Early cellular changes are indicators of pre-bleaching thermal stress in the coral host
Ainsworth, T.D., Hoegh-Guldberg, O., Heron, S.F., Skirving, W.J., and Leggat, W. (2008) Early cellular changes are indicators of pre-bleaching thermal stress in the coral host. Journal of Experimental Marine Biology and Ecology, 364 (2). pp. 63-71.
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Thermal stress causes the coral-dinoflagellate symbiosis to disassociate and the coral tissues to whiten. The onset and occurrence of this coral bleaching is primarily defined via the dinoflagellate responses. Here we demonstrate that thermal stress responses occur in the coral host tissues in the days before the onset of coral bleaching. The observed sequence of thermal responses includes reductions in thickness of coral tissue layers and apoptosis of the cells prior to reductions in symbiont density. In the days before the onset of coral bleaching the outer coral tissue layer (epithelium) thickness reduces and apoptosis occurs within the gastrodermis. Two days following this, coinciding with an initial reduction of symbiont density (by approximately 25%), gastrodermal thickness decreased and apoptosis of host cells was identified in the epithelium. This was eventually followed by large reduction in symbiont density (by approximately 50%) consistent with coral bleaching. Both pro-apoptotic and anti-apoptotic genes are identified in the reef building coral Acropora aspera, demonstrating the necessary pathways are present for fine control of host apoptosis. Our study shows that defining periods of host stress based on the responses defined by dinoflagellate symbiont underestimates the importance of early cellular events and the cellular complexity of coral host.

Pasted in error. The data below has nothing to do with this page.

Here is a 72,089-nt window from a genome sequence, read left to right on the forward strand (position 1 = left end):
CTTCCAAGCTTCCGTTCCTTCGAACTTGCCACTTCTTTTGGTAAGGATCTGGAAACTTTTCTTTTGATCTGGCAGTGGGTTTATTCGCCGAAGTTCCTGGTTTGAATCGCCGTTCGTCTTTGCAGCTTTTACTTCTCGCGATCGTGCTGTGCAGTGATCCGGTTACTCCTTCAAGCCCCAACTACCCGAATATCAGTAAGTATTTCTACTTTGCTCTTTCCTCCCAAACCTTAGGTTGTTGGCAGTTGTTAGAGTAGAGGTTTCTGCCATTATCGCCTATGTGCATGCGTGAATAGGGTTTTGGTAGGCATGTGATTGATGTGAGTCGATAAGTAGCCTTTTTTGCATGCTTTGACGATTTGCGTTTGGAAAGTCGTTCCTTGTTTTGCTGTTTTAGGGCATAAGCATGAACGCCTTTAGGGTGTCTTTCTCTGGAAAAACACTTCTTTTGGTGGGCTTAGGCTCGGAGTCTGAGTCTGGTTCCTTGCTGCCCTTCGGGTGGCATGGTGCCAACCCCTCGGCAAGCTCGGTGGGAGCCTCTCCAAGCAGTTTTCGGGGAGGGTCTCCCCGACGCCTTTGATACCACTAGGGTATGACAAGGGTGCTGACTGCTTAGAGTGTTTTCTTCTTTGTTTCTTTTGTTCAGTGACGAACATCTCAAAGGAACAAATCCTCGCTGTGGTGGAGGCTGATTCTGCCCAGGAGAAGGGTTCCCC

|Item Type:||Article (Refereed Research - C1)|
|Keywords:||coral bleaching; cell biology; stress response|
|Date Deposited:||24 Feb 2010 23:50|
|FoR Codes:||06 BIOLOGICAL SCIENCES > 0601 Biochemistry and Cell Biology > 060199 Biochemistry and Cell Biology not elsewhere classified @ 100%|
|SEO Codes:||96 ENVIRONMENT > 9605 Ecosystem Assessment and Management > 960506 Ecosystem Assessment and Management of Fresh, Ground and Surface Water Environments @ 100%|
|Citation Count from Web of Science||
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